I saw one of those posts on Twitter a while back. It was two pictures, the first captioned ‘drafting my debut novel’ was of a beautifully iced and decorated cake, gleaming white and sparkling with edible glitz, resplendent in its sweet perfection.
The second was captioned ‘drafting my second novel’ and depicted a cake-shaped inferno.
I was experiencing the very same phenomenon at that precise moment. My second novel was rapidly turning into my own version of the difficult second album.
Somehow I was struggling more than ever to connect with the work, to really lose myself in the story I was trying to tell. The plot and characters felt vague and undefined, and I wrote myself round in circles, always coming back to the same point and deciding to begin again with a different premise, a slightly different treatment, hoping this time it would stick.
It did not.
Somewhere along the line I’d stopped writing the best book I could. The task at hand became more effort than enjoyment and this is always a very bad sign.
If I don’t enjoy and immerse myself writing a book I can hardly expect anybody else to enjoy and immerse themselves reading it.
I know that my creativity is fuelled by me doing other things, by periods of me not actively working on a novel. I know that scheduling does not work for me. But I was increasingly forcing myself to sit down with my laptop and write to a schedule.
And so I asked myself, if I know what I need to do to create, when did I stop doing it?
I stopped the exact moment I began to pressure myself that this book ‘had to be’. It had to be written as quickly as possible so I had a follow-up in the bag once Summer At Hollyhock House was published! It had to be every bit as enchanting and magical to me as that first novel, but better! It had to be finished as soon as possible so I could begin to churn out books and establish an income stream and eventually, a career! It had to be created and put out in the world before everybody read my debut then promptly went away and forgot all about me….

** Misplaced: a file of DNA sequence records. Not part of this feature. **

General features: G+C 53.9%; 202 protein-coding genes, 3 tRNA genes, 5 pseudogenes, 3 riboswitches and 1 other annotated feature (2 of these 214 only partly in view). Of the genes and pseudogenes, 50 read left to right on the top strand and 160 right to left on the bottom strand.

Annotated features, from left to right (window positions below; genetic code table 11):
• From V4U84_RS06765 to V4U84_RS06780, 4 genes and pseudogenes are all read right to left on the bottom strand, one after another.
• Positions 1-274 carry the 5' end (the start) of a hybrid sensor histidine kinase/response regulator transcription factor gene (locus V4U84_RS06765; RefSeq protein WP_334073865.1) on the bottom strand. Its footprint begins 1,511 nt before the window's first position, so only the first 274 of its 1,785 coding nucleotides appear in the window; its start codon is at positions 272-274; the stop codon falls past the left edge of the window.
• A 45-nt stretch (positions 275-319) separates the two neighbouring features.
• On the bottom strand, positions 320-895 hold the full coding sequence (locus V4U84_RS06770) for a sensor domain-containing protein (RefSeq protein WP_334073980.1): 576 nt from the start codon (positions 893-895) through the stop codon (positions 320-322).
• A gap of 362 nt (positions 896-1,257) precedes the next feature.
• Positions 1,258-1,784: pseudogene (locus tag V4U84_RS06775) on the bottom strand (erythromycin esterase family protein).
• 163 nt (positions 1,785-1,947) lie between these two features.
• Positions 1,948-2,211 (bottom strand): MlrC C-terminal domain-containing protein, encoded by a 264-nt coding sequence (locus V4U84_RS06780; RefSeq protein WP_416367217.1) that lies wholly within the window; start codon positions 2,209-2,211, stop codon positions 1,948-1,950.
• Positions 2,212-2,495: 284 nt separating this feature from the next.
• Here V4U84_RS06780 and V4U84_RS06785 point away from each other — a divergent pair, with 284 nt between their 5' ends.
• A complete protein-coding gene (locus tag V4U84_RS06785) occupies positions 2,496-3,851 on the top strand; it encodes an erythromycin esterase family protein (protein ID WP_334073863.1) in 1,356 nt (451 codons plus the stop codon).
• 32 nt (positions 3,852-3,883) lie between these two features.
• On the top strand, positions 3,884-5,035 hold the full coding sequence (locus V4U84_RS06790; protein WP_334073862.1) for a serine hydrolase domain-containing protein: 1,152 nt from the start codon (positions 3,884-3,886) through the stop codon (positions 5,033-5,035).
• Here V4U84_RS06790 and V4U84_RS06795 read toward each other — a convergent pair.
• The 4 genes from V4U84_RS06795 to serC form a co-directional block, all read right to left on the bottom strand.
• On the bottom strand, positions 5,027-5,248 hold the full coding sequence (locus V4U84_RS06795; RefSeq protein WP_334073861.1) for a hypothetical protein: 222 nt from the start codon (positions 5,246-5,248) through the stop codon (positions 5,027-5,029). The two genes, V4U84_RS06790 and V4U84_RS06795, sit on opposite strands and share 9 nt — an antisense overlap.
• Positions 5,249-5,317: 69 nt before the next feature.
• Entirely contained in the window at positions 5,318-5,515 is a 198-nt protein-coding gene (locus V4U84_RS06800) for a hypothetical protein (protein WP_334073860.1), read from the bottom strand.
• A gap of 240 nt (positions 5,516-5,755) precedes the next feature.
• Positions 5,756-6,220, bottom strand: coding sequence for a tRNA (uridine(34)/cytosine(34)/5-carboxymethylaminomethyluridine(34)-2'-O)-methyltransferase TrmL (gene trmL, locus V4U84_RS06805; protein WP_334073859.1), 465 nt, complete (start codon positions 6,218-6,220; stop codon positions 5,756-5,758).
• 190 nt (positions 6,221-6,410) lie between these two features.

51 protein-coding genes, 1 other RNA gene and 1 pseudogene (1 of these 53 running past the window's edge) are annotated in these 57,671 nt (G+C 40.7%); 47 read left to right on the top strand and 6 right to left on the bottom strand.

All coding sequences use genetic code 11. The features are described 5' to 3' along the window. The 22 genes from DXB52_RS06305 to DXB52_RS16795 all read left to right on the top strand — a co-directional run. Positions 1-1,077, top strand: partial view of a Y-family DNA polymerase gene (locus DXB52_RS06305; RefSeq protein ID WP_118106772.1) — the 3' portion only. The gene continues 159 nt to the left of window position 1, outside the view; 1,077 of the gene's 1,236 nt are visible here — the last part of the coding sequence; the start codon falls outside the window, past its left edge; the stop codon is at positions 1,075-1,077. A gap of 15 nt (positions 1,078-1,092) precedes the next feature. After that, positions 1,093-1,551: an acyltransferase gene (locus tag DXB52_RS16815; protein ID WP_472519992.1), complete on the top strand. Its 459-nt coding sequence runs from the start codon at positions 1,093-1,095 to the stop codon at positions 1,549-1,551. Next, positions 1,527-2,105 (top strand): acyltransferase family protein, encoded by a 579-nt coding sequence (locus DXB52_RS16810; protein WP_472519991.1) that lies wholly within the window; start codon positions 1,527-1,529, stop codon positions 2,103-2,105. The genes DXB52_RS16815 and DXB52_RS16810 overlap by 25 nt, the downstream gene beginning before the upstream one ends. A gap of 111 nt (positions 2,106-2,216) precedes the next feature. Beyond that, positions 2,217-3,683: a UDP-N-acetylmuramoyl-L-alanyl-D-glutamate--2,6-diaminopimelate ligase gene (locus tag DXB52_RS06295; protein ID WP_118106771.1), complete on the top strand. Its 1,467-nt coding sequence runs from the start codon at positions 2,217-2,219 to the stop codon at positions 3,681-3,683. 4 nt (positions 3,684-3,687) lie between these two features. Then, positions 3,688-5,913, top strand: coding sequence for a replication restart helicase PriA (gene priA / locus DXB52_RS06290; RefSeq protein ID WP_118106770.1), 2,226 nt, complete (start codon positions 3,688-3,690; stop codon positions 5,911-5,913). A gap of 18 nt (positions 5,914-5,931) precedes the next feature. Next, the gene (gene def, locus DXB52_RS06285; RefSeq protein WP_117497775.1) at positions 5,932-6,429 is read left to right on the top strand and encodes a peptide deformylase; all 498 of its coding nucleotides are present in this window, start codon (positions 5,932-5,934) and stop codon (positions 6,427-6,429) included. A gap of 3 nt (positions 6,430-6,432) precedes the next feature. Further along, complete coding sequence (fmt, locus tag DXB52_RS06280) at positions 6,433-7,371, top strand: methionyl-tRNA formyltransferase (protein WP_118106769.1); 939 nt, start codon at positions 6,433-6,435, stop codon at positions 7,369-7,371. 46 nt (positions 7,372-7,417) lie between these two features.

In amongst all that pressure I was putting on myself, and on this poor book which is still yet to be brought into the world, I had totally forgotten the reasons why I write in the first place.
I don’t write for money, or fame, or to please anybody or so my mum and dad will be proud of me or so I can boast on social.
I write because I love and need to write. I tell stories because storytelling is a fundamental part of the human condition and it’s one that’s particularly pronounced within me. I write because the words form in my brain and press physically against the inside of my skull until I release them via the channels of my arms and hands.
I write because I love and need it, and therefore I only want to write books that I love and need to write.
It really is as simple as that.
So write the book that you love. Write the book you wish somebody else had written, so that you could read it. That’s the book you were born to write. That’s the book you need to write.
Not the book that ‘is bound to sell’ or ‘the market is crying out for’ or ‘is just like (famous author’s) book that sold really well’ or ‘that will establish me as….’ All of these are great to have, but they’re unreliable. The market will shift and change, demands rise and fall, trends come and go, fashions change like the seasons and pass by like the wind.
By the time you’re halfway through the book that’s ‘totally right for the market’, the market will have moved on.
Write the book that is pressing insistently into the inside of your skull. Write it because you can’t not. Trust that the process will be enough, that the journey will be reward, and that if it’s meant to be, the market will make itself known when the time comes.
If you've enjoyed this post, I'd love you to sign up to my newsletter to be the first to get exciting book news, writing tips and advice, outdoorsy whimsical musings, and the odd exclusive offer or freebie! Just click here to sign up.